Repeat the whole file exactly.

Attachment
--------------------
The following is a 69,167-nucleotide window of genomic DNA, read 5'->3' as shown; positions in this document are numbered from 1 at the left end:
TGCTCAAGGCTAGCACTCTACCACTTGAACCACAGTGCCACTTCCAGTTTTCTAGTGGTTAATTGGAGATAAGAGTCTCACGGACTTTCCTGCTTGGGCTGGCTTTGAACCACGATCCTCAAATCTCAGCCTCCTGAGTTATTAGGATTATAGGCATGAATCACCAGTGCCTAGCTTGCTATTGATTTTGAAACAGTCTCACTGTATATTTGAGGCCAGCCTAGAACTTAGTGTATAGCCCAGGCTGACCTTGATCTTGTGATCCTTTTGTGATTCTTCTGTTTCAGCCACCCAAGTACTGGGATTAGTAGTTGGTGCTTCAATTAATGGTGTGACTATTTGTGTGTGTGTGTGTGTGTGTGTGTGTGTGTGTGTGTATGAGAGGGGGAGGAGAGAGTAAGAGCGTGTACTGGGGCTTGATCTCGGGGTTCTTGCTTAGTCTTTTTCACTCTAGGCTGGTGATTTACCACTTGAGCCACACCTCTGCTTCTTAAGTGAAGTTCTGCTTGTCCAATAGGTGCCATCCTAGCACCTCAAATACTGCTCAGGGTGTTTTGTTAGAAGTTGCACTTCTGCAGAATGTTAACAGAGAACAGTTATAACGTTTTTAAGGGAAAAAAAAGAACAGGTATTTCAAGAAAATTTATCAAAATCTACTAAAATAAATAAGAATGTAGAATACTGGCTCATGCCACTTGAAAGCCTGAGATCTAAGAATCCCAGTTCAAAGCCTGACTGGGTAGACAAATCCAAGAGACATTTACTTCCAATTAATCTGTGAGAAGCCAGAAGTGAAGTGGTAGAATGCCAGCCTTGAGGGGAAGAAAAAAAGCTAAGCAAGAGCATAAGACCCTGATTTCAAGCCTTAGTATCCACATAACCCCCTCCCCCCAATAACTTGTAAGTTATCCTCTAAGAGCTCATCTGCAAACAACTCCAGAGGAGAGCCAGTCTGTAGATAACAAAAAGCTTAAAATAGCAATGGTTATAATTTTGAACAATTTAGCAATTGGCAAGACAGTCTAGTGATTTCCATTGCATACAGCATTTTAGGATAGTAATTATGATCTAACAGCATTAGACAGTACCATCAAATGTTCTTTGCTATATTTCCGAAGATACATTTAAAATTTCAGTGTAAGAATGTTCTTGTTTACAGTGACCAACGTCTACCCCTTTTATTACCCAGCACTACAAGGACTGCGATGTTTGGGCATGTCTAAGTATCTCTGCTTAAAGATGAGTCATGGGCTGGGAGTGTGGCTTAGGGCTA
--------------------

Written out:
The following is a 69,167-nucleotide window of genomic DNA, read 5'->3' as shown; positions in this document are numbered from 1 at the left end:
TGCTCAAGGCTAGCACTCTACCACTTGAACCACAGTGCCACTTCCAGTTTTCTAGTGGTTAATTGGAGATAAGAGTCTCACGGACTTTCCTGCTTGGGCTGGCTTTGAACCACGATCCTCAAATCTCAGCCTCCTGAGTTATTAGGATTATAGGCATGAATCACCAGTGCCTAGCTTGCTATTGATTTTGAAACAGTCTCACTGTATATTTGAGGCCAGCCTAGAACTTAGTGTATAGCCCAGGCTGACCTTGATCTTGTGATCCTTTTGTGATTCTTCTGTTTCAGCCACCCAAGTACTGGGATTAGTAGTTGGTGCTTCAATTAATGGTGTGACTATTTGTGTGTGTGTGTGTGTGTGTGTGTGTGTGTGTGTGTATGAGAGGGGGAGGAGAGAGTAAGAGCGTGTACTGGGGCTTGATCTCGGGGTTCTTGCTTAGTCTTTTTCACTCTAGGCTGGTGATTTACCACTTGAGCCACACCTCTGCTTCTTAAGTGAAGTTCTGCTTGTCCAATAGGTGCCATCCTAGCACCTCAAATACTGCTCAGGGTGTTTTGTTAGAAGTTGCACTTCTGCAGAATGTTAACAGAGAACAGTTATAACGTTTTTAAGGGAAAAAAAAGAACAGGTATTTCAAGAAAATTTATCAAAATCTACTAAAATAAATAAGAATGTAGAATACTGGCTCATGCCACTTGAAAGCCTGAGATCTAAGAATCCCAGTTCAAAGCCTGACTGGGTAGACAAATCCAAGAGACATTTACTTCCAATTAATCTGTGAGAAGCCAGAAGTGAAGTGGTAGAATGCCAGCCTTGAGGGGAAGAAAAAAAGCTAAGCAAGAGCATAAGACCCTGATTTCAAGCCTTAGTATCCACATAACCCCCTCCCCCCAATAACTTGTAAGTTATCCTCTAAGAGCTCATCTGCAAACAACTCCAGAGGAGAGCCAGTCTGTAGATAACAAAAAGCTTAAAATAGCAATGGTTATAATTTTGAACAATTTAGCAATTGGCAAGACAGTCTAGTGATTTCCATTGCATACAGCATTTTAGGATAGTAATTATGATCTAACAGCATTAGACAGTACCATCAAATGTTCTTTGCTATATTTCCGAAGATACATTTAAAATTTCAGTGTAAGAATGTTCTTGTTTACAGTGACCAACGTCTACCCCTTTTATTACCCAGCACTACAAGGACTGCGATGTTTGGGCATGTCTAAGTATCTCTGCTTAAAGATGAGTCATGGGCTGGGAGTGTGGCTTAGGGCTA